Simple IRA rollover

My old employer offered an IRA through Fidelity and I just passed the 2 year maturity date on that account. With Simple IRAs you have to wait 2 years before the funds are available to rollover. I’m sure regular investment accounts at Fidelity are fine, but this IRA was an “Advisor” account and I didn’t really have much control over it and the investment options were limited. Some of the fees are a little steep considering how much I have in the account. I think I just have a money market fund in it that hasn’t done much, but I did double my investment from the employer match.

The Fidelity IRA will be rolled over to a Traditional IRA at Vanguard and I’m contemplating putting the money into the Total International Stock Index Fund. I’ve got the Target Retirement 2045 in my Roth which is heavy in domestic large caps and only has 18% of its holdings in international stocks. I’d be willing to go a little higher than that, maybe 30-35% international. My rollover just barely meets the minimum $3000 in the international fund and maxing out my Roth IRA for 2008 would put my portfolio at 39% international. Next year I’ll buy more of the 2045 fund and bring that percent down.

If anybody is interested I put together a little spreadsheet to help calculate asset allocation based on a fund’s holdings. With funds of funds, this can be tough to figure out, especially if you have overlap in different funds. Since I’m in broad market index funds I don’t have to worry about being too heavy in a certain sector or single company.

Yeah yeah I know, index fund blah blah blah, asset allocation blah blah blah.

Putting my money where my mouth is: opened a Roth IRA

I’ve been blabbing on about finances for a little bit now and up to this point I haven’t been very aggressive about saving for retirement. Saving for retirement is good and dandy, but right now is the most important time for us to put away money (if you are wondering why see this post on compound interest). Both of us have a little money in SIMPLE IRAs, I pay 5% into LACERA (county pension) and get 3% matched going into a 457(b). Not enough to meet our goals, but definitely better than 0%.

For over a year now I’ve been talking about starting a Roth IRA and never did. With April 15th just a few days away, I went ahead and started a Roth IRA at Vanguard. What’s important about April 15th besides taxes being due? It’s the last day to make IRA contributions for 2007. I maxed out my 2007 contributions which leaves me another year to work towards maxing out my 2008 contributions.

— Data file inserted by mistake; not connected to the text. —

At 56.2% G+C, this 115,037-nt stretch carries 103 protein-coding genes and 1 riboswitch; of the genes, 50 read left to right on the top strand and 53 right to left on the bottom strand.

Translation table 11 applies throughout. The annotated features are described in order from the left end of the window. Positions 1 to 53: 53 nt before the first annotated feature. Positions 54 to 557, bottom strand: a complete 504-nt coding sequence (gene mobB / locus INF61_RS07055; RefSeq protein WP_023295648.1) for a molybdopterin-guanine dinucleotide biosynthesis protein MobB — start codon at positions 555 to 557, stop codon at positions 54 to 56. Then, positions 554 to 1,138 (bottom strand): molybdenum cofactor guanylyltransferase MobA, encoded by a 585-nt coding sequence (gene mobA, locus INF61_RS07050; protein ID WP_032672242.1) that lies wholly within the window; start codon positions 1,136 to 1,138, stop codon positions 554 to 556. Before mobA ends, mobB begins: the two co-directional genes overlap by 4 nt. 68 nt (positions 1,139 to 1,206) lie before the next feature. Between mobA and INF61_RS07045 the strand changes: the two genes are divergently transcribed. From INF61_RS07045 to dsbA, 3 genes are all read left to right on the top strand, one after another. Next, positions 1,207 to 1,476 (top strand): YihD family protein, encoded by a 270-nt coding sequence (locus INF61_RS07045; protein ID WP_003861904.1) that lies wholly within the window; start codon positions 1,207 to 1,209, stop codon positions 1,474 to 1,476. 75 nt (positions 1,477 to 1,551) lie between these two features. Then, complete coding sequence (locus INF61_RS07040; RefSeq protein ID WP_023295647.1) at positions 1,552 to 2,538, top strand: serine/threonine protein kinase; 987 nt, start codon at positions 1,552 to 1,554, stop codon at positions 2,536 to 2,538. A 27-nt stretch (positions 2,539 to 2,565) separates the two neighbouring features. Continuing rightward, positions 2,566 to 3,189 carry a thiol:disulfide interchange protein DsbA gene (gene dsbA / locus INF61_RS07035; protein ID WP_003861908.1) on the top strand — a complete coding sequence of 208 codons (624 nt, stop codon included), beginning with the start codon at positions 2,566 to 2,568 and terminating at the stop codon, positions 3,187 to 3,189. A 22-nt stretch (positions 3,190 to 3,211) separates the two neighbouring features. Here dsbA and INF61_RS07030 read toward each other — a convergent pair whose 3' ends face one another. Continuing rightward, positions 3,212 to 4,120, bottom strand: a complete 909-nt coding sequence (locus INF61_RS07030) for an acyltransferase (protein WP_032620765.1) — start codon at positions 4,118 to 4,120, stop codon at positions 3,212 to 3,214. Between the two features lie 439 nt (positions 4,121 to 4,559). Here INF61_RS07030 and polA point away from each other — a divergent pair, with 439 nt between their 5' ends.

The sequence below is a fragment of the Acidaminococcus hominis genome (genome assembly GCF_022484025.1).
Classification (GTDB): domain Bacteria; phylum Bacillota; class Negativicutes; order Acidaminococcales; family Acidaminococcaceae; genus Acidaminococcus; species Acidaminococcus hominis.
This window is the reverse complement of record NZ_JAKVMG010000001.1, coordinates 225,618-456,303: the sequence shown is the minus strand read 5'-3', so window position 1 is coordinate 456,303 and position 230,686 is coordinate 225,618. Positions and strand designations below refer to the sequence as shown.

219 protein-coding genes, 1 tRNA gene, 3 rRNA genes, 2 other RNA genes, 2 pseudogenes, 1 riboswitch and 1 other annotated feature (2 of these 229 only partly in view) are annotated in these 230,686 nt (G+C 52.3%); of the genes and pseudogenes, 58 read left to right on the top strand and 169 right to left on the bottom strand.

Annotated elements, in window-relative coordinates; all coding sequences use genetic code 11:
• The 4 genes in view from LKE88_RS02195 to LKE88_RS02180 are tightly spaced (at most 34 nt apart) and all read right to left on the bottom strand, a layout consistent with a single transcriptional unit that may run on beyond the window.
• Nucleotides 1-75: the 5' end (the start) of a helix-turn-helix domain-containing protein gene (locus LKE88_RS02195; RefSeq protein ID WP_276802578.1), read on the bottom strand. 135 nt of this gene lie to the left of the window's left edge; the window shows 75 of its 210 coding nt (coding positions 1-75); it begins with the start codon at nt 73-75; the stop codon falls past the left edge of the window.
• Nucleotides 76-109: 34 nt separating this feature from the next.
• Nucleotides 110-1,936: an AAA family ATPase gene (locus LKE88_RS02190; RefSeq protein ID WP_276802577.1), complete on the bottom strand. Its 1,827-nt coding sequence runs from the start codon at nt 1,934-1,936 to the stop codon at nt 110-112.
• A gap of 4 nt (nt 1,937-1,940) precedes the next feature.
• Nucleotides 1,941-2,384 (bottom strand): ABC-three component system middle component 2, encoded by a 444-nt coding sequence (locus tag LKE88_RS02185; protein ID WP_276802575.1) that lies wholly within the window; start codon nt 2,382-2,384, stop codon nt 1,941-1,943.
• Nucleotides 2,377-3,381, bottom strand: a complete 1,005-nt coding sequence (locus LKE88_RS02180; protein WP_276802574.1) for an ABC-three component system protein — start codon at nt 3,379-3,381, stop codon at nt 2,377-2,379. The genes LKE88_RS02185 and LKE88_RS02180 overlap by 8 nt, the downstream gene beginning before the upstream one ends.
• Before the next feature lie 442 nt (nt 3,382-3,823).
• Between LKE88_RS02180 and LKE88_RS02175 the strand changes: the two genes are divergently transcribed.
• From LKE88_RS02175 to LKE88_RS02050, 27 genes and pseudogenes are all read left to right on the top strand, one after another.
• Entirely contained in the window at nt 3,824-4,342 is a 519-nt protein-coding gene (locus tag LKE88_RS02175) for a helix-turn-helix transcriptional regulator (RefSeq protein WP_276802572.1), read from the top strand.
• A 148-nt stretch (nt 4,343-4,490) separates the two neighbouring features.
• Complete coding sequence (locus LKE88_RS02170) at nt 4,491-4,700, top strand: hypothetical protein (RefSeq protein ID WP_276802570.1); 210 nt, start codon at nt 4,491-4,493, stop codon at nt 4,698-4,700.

My entire investment strategy revolves around starting young and investing for the long term (30 years). I also wanted a strategy that would require very little effort on my part. I knew index funds were the way to go, but there are ton out there and needed to narrow it down. I was also taking asset allocation and fees into consideration.

After some research I found Vanguard’s Target Retirement Funds. They are funds of funds and include indexes of US and international markets along with bonds. The 2045 Retirement Fund has an asset allocation of about 90% stocks and 10% bonds right now and will gradually reverse those numbers as 2045 grows closer. Since I’m starting young I’m comfortable with an aggressive allocation and the automatic reallocation will save me time down the road. The expense ratio is a low .25% which can really impact savings over the long term.

Opening the account was really easy and everything is done online. Funds were transferred straight out of my checking account and I avoided a $20 annual maintenance fee by opting for paperless statements. I also like the fact that Vanguard is client-owned and is there to serve the investor, not outside shareholders. You’ll never see TV ads for Vanguard since that’s money coming out of their investors pockets. With $1.3 trillion in holdings they must be doing something right.

My strategy will probably evolve as our income and tax situation change, but the essential idea is to put away a steady amount over the years in tax advantaged accounts and let compound interest do its job.